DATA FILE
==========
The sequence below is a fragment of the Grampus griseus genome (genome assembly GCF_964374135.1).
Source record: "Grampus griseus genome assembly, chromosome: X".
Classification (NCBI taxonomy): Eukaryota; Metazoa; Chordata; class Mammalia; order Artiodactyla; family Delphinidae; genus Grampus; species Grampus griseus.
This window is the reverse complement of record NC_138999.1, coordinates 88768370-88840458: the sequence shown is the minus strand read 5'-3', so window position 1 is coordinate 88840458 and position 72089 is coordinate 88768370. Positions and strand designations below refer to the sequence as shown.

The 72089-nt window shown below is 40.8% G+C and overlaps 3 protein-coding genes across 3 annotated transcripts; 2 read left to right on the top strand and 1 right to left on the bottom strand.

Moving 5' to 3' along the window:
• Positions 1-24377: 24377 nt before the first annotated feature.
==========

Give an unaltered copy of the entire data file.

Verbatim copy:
The sequence below is a fragment of the Grampus griseus genome (genome assembly GCF_964374135.1).
Source record: "Grampus griseus genome assembly, chromosome: X".
Classification (NCBI taxonomy): Eukaryota; Metazoa; Chordata; class Mammalia; order Artiodactyla; family Delphinidae; genus Grampus; species Grampus griseus.
This window is the reverse complement of record NC_138999.1, coordinates 88768370-88840458: the sequence shown is the minus strand read 5'-3', so window position 1 is coordinate 88840458 and position 72089 is coordinate 88768370. Positions and strand designations below refer to the sequence as shown.

The 72089-nt window shown below is 40.8% G+C and overlaps 3 protein-coding genes across 3 annotated transcripts; 2 read left to right on the top strand and 1 right to left on the bottom strand.

Moving 5' to 3' along the window:
• Positions 1-24377: 24377 nt before the first annotated feature.